Doing Math Like a Boss
Jul 28, 2014 | by Janice Smith
As we’re ramping up for the beginning of the school year, there are many things that we know you all are preparing; one of which is the physical components of your classroom. How you’ll set up your desks, where students will sit on the rug, the setup of your board, along with what you will put on the walls of the classroom. Here at Mission 100% we’ve broken the tag ‘Physical Space’ down into several hashtags, that we think represent the different categories these fit into. We’ve defined them as:
- Academic Reinforcement (posters and reminders of the academic skills you are either currently working to master, that students can reference while working independently or as a whole class.)
- Classroom Expectations (visual reminders of both academic and behavioral expectations in your classroom)
- Big Goals/Data Tracking (visual displays of the big, yearlong goals your students are working to master, and transparent data tracking that allows them to see where they stand against these goals)
- Classroom Culture (any components of your room that support and enhance your classroom culture.)
- Student Work (how you display exemplar student work in order to both celebrate those who have earned it, as well as reinforcing class expectations around work quality).
As we’ve filmed many incredible teachers in action this year, we also think it’s important to get a little ‘behind the scenes’ footage that helps you better understand all the work that goes into everything you see. One of these areas is the physical setup of a classroom, so we set some time aside for full scale classroom tours alongside their designers. We’ve also broken these 10-15 minute tours down into each specific part of the room, to make it easier to find clear examples of the pieces you are working on.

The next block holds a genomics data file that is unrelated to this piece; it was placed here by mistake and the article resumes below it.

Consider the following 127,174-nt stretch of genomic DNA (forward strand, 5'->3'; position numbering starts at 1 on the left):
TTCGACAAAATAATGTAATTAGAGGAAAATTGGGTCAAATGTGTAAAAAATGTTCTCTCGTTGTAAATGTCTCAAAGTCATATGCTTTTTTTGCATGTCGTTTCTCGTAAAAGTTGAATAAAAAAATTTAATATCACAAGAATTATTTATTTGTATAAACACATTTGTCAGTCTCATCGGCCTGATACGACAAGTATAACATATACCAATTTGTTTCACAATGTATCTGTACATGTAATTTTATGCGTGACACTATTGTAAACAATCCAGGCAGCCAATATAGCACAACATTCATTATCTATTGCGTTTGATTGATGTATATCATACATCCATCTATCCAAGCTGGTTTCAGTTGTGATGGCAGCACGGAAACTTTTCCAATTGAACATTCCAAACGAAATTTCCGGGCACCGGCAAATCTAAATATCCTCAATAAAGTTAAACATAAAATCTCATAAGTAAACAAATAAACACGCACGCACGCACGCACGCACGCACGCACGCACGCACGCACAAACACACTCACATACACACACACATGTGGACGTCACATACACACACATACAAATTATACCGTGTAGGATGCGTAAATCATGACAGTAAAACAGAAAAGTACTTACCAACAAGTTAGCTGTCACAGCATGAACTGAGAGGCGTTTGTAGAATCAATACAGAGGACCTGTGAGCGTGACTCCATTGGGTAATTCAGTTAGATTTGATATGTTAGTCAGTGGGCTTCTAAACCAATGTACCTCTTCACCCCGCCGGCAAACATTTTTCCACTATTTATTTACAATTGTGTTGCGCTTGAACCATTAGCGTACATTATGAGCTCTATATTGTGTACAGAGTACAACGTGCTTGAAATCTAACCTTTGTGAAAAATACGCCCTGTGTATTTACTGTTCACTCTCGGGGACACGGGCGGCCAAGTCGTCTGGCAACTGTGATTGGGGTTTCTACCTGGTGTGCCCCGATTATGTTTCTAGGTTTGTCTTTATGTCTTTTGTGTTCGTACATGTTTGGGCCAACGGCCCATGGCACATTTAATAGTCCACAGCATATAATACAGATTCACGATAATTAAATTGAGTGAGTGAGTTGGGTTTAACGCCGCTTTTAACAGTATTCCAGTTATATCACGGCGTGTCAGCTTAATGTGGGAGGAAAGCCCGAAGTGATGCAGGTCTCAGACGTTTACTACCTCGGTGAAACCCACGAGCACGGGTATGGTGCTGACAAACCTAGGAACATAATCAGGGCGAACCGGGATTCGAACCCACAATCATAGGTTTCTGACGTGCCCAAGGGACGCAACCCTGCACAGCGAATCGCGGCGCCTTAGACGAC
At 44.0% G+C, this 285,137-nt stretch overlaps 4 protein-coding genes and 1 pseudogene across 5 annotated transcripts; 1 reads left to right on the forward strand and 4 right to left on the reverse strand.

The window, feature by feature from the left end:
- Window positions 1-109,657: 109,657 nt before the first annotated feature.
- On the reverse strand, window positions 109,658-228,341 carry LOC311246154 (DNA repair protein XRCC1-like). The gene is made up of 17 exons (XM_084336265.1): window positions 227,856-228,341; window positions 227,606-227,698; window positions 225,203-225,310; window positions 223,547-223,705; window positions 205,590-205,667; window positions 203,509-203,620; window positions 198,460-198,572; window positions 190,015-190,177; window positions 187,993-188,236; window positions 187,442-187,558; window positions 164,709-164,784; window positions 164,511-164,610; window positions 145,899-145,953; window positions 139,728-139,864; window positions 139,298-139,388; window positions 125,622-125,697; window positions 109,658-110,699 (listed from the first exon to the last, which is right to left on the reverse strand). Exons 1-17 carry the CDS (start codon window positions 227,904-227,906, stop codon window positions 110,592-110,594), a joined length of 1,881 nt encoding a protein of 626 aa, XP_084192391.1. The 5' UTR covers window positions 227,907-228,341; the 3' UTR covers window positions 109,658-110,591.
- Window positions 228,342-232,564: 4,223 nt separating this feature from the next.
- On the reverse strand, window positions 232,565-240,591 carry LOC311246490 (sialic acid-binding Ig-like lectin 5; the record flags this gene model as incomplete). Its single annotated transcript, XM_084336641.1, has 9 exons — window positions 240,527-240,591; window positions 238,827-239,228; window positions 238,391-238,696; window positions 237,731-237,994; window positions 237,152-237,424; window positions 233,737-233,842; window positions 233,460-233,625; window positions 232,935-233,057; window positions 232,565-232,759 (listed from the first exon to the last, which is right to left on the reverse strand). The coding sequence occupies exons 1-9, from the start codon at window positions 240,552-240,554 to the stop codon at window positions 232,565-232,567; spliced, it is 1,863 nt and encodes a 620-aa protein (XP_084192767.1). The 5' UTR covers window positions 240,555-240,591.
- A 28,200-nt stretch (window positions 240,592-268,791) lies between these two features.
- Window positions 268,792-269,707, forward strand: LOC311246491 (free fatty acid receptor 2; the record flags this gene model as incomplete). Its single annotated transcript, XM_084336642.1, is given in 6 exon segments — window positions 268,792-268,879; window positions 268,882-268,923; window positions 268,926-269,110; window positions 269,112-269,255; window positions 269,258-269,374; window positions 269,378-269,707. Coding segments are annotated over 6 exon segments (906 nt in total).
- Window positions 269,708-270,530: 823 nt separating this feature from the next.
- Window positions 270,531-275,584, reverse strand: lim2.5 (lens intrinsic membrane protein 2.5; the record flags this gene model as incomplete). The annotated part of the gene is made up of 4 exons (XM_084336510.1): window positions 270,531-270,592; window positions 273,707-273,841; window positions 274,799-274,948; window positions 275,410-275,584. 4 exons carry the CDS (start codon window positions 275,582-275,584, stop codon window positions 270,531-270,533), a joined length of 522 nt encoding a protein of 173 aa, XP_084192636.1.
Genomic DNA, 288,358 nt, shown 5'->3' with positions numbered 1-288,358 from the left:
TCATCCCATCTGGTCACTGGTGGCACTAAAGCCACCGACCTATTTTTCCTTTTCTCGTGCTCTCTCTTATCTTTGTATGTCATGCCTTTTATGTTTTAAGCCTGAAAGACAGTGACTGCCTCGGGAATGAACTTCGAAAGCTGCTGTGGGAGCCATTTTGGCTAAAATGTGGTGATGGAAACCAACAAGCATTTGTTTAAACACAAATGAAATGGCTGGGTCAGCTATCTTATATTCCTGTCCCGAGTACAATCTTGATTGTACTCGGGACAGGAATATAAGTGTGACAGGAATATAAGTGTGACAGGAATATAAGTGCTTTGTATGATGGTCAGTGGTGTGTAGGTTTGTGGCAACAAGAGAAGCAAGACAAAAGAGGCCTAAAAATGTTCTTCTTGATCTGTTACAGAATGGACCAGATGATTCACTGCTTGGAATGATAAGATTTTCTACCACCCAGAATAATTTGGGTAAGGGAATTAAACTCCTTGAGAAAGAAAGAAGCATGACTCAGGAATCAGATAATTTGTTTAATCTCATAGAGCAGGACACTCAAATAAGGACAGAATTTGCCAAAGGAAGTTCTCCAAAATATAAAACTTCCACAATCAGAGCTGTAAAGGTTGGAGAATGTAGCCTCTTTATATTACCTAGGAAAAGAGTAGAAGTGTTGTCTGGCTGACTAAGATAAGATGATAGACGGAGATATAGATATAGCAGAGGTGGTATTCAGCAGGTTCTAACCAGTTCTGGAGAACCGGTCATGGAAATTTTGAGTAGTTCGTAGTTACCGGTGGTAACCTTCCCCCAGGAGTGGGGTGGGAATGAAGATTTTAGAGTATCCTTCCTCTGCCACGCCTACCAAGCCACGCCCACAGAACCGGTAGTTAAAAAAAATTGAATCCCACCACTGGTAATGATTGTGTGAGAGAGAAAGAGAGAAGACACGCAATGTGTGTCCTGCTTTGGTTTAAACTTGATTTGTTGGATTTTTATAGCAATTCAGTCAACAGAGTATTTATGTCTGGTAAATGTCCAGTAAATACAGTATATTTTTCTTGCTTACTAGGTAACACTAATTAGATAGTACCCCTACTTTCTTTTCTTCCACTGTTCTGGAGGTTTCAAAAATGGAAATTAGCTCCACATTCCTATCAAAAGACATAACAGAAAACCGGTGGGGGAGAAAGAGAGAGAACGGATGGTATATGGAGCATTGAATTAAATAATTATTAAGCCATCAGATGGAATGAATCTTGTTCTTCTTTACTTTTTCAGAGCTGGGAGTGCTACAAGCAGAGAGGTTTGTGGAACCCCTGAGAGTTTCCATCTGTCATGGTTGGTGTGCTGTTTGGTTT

This week’s ‘Video of the Week’ comes from 8th grade Algebra teacher Diana De los Santos at Maureen Joy Charter School. Diana is the Academic Dean for Math/Science at the school, but also teaches one block of middle school math a day. We love her classroom so much because her walls are an incredible example of intentional use of space. Her room is small, and could easily become cluttered with all kinds of posters. Instead, she has prioritized what’s most important to her class, and has displayed it in a clean way that makes all the resources easily accessible to her students. While we’re only showing you one clip here, rest assured you can find the rest (along with the full-length tour) in the library.
What We Love the Most…
- How clear she is about what earns the board. It’s not a mystery, and makes it easy for students to know exactly what they have to do to earn their way up there.
- That she’s used clear paper protectors as the holder. This makes it easy for her to rotate without having to worry about redoing the whole board each time. Plus, you can see the post-its she’s used on top of them to point out specific pieces of each work.
- Her self-awareness that this was something she previously struggled with. Knowing that, she intentionally spent time designing a system that would make this easier on her in order to ensure that she still did it.
- Plan a space/board in your room where you will consistently display student work throughout the year.
- Identify clear criteria you will use in selecting the work that will be displayed. The more transparent you are with students about what you’re looking for, the more likely they are to meet your expectations.
- Think about how often you will rotate this board/area, and set it up in a way that makes it most efficient in order to help you keep up with it. (Is there a way you can put a student in charge of helping you with it? They’re great both at putting up boards, but also reminding you when it’s time.)
- Keeping in mind the idea of growth mindset, have you also thought about how to celebrate those who might not have gotten there yet, but have shown tremendous effort and/or growth?